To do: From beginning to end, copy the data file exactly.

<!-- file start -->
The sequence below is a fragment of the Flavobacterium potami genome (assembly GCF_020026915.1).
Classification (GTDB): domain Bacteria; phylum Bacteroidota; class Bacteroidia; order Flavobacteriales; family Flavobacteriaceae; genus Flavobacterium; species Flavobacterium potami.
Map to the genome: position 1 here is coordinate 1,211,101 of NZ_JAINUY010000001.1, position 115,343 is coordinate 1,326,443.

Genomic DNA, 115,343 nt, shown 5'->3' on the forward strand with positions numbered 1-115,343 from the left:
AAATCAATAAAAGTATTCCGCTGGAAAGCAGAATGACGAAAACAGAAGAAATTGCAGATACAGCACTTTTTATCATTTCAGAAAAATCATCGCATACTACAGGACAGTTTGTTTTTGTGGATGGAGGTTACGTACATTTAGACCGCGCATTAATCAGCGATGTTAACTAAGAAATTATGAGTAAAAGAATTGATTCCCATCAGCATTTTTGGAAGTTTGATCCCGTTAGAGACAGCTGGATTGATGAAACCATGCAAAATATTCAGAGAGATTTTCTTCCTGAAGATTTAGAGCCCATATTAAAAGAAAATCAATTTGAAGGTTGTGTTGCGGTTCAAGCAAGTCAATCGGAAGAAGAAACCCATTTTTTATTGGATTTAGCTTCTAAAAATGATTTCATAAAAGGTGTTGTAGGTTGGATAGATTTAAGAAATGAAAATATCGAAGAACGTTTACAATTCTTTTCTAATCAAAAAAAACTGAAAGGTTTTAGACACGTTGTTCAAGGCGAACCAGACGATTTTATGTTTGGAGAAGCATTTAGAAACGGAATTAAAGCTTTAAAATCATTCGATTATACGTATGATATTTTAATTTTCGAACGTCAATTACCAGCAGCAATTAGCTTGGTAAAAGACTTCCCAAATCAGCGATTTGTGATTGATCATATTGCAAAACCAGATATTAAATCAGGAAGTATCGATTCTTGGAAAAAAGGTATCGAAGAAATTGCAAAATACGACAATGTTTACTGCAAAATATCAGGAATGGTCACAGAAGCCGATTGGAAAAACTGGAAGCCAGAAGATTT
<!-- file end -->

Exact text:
The sequence below is a fragment of the Flavobacterium potami genome (assembly GCF_020026915.1).
Classification (GTDB): domain Bacteria; phylum Bacteroidota; class Bacteroidia; order Flavobacteriales; family Flavobacteriaceae; genus Flavobacterium; species Flavobacterium potami.
Map to the genome: position 1 here is coordinate 1,211,101 of NZ_JAINUY010000001.1, position 115,343 is coordinate 1,326,443.

Genomic DNA, 115,343 nt, shown 5'->3' on the forward strand with positions numbered 1-115,343 from the left:
AAATCAATAAAAGTATTCCGCTGGAAAGCAGAATGACGAAAACAGAAGAAATTGCAGATACAGCACTTTTTATCATTTCAGAAAAATCATCGCATACTACAGGACAGTTTGTTTTTGTGGATGGAGGTTACGTACATTTAGACCGCGCATTAATCAGCGATGTTAACTAAGAAATTATGAGTAAAAGAATTGATTCCCATCAGCATTTTTGGAAGTTTGATCCCGTTAGAGACAGCTGGATTGATGAAACCATGCAAAATATTCAGAGAGATTTTCTTCCTGAAGATTTAGAGCCCATATTAAAAGAAAATCAATTTGAAGGTTGTGTTGCGGTTCAAGCAAGTCAATCGGAAGAAGAAACCCATTTTTTATTGGATTTAGCTTCTAAAAATGATTTCATAAAAGGTGTTGTAGGTTGGATAGATTTAAGAAATGAAAATATCGAAGAACGTTTACAATTCTTTTCTAATCAAAAAAAACTGAAAGGTTTTAGACACGTTGTTCAAGGCGAACCAGACGATTTTATGTTTGGAGAAGCATTTAGAAACGGAATTAAAGCTTTAAAATCATTCGATTATACGTATGATATTTTAATTTTCGAACGTCAATTACCAGCAGCAATTAGCTTGGTAAAAGACTTCCCAAATCAGCGATTTGTGATTGATCATATTGCAAAACCAGATATTAAATCAGGAAGTATCGATTCTTGGAAAAAAGGTATCGAAGAAATTGCAAAATACGACAATGTTTACTGCAAAATATCAGGAATGGTCACAGAAGCCGATTGGAAAAACTGGAAGCCAGAAGATTT